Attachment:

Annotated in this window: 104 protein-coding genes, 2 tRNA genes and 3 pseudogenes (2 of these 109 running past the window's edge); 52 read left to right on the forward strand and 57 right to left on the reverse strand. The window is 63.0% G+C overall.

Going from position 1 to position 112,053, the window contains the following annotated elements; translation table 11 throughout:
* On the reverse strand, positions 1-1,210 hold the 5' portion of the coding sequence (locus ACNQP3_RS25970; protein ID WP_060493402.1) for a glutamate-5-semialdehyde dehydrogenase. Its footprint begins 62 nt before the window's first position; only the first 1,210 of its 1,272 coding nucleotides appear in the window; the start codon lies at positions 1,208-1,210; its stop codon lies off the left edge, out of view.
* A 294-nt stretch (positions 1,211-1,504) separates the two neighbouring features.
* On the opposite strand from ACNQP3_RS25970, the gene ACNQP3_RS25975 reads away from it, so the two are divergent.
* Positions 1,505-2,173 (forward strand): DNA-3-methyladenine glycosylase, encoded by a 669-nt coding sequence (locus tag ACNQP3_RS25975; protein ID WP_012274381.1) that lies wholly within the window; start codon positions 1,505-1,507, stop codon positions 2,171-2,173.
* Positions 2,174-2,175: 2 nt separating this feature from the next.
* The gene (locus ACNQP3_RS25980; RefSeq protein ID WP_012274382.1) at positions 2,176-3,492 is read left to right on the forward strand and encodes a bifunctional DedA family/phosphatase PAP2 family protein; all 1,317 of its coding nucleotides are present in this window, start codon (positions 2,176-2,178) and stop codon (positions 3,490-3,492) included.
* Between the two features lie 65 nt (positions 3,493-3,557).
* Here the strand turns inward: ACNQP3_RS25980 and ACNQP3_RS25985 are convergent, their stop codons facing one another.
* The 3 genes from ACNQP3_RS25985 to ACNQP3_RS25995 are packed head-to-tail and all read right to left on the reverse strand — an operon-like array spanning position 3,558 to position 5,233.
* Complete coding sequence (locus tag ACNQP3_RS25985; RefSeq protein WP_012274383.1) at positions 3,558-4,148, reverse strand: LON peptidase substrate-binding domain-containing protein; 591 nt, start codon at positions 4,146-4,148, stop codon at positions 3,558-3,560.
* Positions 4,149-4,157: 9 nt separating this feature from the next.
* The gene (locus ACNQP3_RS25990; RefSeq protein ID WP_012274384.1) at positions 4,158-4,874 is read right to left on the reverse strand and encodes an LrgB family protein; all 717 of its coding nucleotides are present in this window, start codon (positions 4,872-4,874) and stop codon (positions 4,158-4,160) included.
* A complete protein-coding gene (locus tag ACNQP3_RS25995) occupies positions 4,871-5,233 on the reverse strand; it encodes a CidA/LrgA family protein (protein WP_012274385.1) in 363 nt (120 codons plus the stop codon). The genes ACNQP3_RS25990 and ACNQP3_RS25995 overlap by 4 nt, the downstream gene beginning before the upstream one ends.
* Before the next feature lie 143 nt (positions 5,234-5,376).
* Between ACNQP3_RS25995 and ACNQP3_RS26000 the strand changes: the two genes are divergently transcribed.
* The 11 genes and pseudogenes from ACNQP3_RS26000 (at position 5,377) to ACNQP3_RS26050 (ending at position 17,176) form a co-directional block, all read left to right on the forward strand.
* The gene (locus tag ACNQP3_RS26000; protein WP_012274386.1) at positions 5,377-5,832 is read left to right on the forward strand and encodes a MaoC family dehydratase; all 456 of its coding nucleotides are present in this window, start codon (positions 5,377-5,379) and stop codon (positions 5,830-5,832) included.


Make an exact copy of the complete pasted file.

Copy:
Annotated in this window: 104 protein-coding genes, 2 tRNA genes and 3 pseudogenes (2 of these 109 running past the window's edge); 52 read left to right on the forward strand and 57 right to left on the reverse strand. The window is 63.0% G+C overall.

Going from position 1 to position 112,053, the window contains the following annotated elements; translation table 11 throughout:
* On the reverse strand, positions 1-1,210 hold the 5' portion of the coding sequence (locus ACNQP3_RS25970; protein ID WP_060493402.1) for a glutamate-5-semialdehyde dehydrogenase. Its footprint begins 62 nt before the window's first position; only the first 1,210 of its 1,272 coding nucleotides appear in the window; the start codon lies at positions 1,208-1,210; its stop codon lies off the left edge, out of view.
* A 294-nt stretch (positions 1,211-1,504) separates the two neighbouring features.
* On the opposite strand from ACNQP3_RS25970, the gene ACNQP3_RS25975 reads away from it, so the two are divergent.
* Positions 1,505-2,173 (forward strand): DNA-3-methyladenine glycosylase, encoded by a 669-nt coding sequence (locus tag ACNQP3_RS25975; protein ID WP_012274381.1) that lies wholly within the window; start codon positions 1,505-1,507, stop codon positions 2,171-2,173.
* Positions 2,174-2,175: 2 nt separating this feature from the next.
* The gene (locus ACNQP3_RS25980; RefSeq protein ID WP_012274382.1) at positions 2,176-3,492 is read left to right on the forward strand and encodes a bifunctional DedA family/phosphatase PAP2 family protein; all 1,317 of its coding nucleotides are present in this window, start codon (positions 2,176-2,178) and stop codon (positions 3,490-3,492) included.
* Between the two features lie 65 nt (positions 3,493-3,557).
* Here the strand turns inward: ACNQP3_RS25980 and ACNQP3_RS25985 are convergent, their stop codons facing one another.
* The 3 genes from ACNQP3_RS25985 to ACNQP3_RS25995 are packed head-to-tail and all read right to left on the reverse strand — an operon-like array spanning position 3,558 to position 5,233.
* Complete coding sequence (locus tag ACNQP3_RS25985; RefSeq protein WP_012274383.1) at positions 3,558-4,148, reverse strand: LON peptidase substrate-binding domain-containing protein; 591 nt, start codon at positions 4,146-4,148, stop codon at positions 3,558-3,560.
* Positions 4,149-4,157: 9 nt separating this feature from the next.
* The gene (locus ACNQP3_RS25990; RefSeq protein ID WP_012274384.1) at positions 4,158-4,874 is read right to left on the reverse strand and encodes an LrgB family protein; all 717 of its coding nucleotides are present in this window, start codon (positions 4,872-4,874) and stop codon (positions 4,158-4,160) included.
* A complete protein-coding gene (locus tag ACNQP3_RS25995) occupies positions 4,871-5,233 on the reverse strand; it encodes a CidA/LrgA family protein (protein WP_012274385.1) in 363 nt (120 codons plus the stop codon). The genes ACNQP3_RS25990 and ACNQP3_RS25995 overlap by 4 nt, the downstream gene beginning before the upstream one ends.
* Before the next feature lie 143 nt (positions 5,234-5,376).
* Between ACNQP3_RS25995 and ACNQP3_RS26000 the strand changes: the two genes are divergently transcribed.
* The 11 genes and pseudogenes from ACNQP3_RS26000 (at position 5,377) to ACNQP3_RS26050 (ending at position 17,176) form a co-directional block, all read left to right on the forward strand.
* The gene (locus tag ACNQP3_RS26000; protein WP_012274386.1) at positions 5,377-5,832 is read left to right on the forward strand and encodes a MaoC family dehydratase; all 456 of its coding nucleotides are present in this window, start codon (positions 5,377-5,379) and stop codon (positions 5,830-5,832) included.